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It simply never occurred to Jenny Garvin that her brother could be less than perfect. She had always—from the time the boy was born, when she was only six—accepted and concurred with her mother's evaluation of him. Robbie was the most brilliant, handsome and charming of boys—that was Lady Garvin's assessment of her son, and Jenny knew of nothing in Robbie's character, appearance or demeanor to give her the slightest doubt of the truth of that evaluation. It was that sublime confidence that both the Garvin ladies placed in the lad that caused them to accept without question the reports in his letters from his ship. And that unshakable belief in the accuracy of his words led directly to the misunderstanding which was so direly to threaten Jenny's own happiness.
For the fourteen years of his life, Robert Garvin had been the apple of his mother's eye and his sister's pride. The boy was affectionate, clever, fun-loving, generous and universally popular. There had never been a bad word said of him—not by a single member of the household at Willowrise, not by any of his many companions and not by the inhabitants of the village of Wyndham in Gloucester where they lived. And though the masters at Harrow (where Robbie had been spending the better part of the last two years) had sometimes written letters of complaint, Lady Garvin and her daughter did not pay them much heed. Schoolmasters were notoriously prissy, Lady Garvin was convinced, and they were not in the least capable of understanding the "special quality" of a boy of Robbie's high spirits and superior nature; she simply threw their letters of complaint into the wastebasket. The boy was a paragon; she would brook no argument on that score. And no one, least of all Jenny, saw fit to contradict her.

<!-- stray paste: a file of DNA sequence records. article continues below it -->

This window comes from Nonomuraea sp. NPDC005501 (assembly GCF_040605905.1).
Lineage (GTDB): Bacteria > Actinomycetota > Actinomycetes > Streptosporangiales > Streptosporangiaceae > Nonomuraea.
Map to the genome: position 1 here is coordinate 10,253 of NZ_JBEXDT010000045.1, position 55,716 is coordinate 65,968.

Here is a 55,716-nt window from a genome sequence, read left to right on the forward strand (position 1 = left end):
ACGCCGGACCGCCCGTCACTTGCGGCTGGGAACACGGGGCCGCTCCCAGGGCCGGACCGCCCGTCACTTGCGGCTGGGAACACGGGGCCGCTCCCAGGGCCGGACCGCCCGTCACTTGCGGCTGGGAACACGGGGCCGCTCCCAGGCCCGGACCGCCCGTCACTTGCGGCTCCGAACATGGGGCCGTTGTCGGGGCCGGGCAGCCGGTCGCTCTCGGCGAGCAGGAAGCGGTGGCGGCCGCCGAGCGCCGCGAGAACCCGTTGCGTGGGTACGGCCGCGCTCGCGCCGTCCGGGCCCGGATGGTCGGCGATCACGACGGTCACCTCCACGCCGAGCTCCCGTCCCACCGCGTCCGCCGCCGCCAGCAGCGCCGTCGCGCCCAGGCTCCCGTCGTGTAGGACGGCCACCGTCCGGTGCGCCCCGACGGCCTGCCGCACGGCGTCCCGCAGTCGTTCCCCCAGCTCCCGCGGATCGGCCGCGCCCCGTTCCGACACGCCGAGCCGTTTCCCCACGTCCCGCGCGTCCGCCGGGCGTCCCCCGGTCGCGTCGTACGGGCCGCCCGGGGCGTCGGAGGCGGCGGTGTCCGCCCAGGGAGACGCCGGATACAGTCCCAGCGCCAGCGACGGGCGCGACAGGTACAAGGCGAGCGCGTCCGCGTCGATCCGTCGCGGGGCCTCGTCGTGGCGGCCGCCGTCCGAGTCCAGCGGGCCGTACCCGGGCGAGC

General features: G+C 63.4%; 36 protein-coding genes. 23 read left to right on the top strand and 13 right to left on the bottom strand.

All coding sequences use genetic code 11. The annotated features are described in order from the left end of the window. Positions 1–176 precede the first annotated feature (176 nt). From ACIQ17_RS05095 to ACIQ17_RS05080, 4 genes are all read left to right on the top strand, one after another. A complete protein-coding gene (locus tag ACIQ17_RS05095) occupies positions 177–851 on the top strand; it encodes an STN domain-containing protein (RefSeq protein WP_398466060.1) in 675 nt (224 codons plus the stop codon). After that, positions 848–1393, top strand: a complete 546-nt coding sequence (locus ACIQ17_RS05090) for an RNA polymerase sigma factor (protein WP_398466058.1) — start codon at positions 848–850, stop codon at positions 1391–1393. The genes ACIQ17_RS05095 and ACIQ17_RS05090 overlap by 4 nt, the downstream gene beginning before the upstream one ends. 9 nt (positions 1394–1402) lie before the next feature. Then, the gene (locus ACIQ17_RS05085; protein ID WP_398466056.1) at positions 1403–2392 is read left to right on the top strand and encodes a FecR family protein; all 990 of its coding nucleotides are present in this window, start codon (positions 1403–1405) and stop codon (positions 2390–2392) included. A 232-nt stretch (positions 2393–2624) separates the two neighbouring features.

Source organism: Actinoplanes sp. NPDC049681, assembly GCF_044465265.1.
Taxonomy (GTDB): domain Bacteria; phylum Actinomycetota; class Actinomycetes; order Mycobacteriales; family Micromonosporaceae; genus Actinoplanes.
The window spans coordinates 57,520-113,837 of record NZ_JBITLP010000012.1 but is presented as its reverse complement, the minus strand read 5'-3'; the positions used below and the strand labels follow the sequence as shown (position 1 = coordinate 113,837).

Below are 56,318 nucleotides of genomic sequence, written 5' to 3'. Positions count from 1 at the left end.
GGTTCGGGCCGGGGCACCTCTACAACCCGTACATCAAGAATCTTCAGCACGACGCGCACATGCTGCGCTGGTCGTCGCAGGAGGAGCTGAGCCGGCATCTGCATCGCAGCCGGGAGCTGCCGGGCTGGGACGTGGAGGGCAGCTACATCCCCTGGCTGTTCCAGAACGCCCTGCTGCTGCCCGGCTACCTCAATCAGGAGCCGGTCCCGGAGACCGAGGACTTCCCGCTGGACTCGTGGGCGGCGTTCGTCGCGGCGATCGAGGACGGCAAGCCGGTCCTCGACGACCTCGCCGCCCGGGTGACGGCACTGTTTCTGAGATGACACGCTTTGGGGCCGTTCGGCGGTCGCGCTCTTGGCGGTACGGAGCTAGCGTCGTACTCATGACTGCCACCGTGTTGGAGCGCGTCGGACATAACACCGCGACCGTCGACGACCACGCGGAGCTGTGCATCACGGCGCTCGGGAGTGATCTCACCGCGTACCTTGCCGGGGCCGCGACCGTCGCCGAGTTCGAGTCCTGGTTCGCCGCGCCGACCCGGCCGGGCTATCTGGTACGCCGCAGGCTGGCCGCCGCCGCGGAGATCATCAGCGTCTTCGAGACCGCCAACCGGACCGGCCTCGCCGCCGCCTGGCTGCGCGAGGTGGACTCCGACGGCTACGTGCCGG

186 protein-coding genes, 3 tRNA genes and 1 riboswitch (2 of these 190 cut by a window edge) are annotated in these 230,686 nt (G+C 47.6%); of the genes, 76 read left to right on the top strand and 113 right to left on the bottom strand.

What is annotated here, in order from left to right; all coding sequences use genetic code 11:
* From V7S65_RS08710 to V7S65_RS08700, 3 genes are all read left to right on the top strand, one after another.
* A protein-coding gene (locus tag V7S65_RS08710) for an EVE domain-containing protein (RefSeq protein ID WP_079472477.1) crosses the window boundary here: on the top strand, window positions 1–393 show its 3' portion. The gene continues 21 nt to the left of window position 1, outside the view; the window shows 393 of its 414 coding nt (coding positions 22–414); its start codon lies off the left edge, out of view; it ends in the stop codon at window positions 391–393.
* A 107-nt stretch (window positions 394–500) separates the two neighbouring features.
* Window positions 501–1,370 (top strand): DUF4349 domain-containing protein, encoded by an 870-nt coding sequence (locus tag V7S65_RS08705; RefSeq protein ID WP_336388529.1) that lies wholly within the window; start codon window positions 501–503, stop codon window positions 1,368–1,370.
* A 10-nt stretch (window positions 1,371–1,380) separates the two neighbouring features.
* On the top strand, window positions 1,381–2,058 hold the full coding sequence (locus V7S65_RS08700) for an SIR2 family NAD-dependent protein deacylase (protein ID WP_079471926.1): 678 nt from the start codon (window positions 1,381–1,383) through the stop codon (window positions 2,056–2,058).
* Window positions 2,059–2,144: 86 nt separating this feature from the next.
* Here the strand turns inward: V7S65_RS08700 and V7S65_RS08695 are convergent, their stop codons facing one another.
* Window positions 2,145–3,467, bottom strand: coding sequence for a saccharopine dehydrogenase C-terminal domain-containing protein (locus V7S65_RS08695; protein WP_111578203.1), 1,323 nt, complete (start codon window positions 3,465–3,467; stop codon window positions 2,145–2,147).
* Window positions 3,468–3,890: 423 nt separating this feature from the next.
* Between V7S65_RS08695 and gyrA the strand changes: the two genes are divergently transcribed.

Except the old earl. Alistair Garvin, Earl of Wetherbrooke, though a bachelor, was the head of the family and the guardian of his late brother's two children. But only on matters of business did he intervene in their upbringing. Irascible and reclusive, the old earl left his Yorkshire castle as infrequently as possible and never entertained the family in his domicile. He met with his sister-in- law only when absolutely necessary to discuss financial problems or when they were forced to attend family funerals, but on those rare occasions, he never failed to comment disparagingly on Robbie's character. "Peacocky and spoilt," he would declare to Lady Garvin's face. "Your boy's peacocky and spoilt, and you'll never cure him 'til you recognize that fact."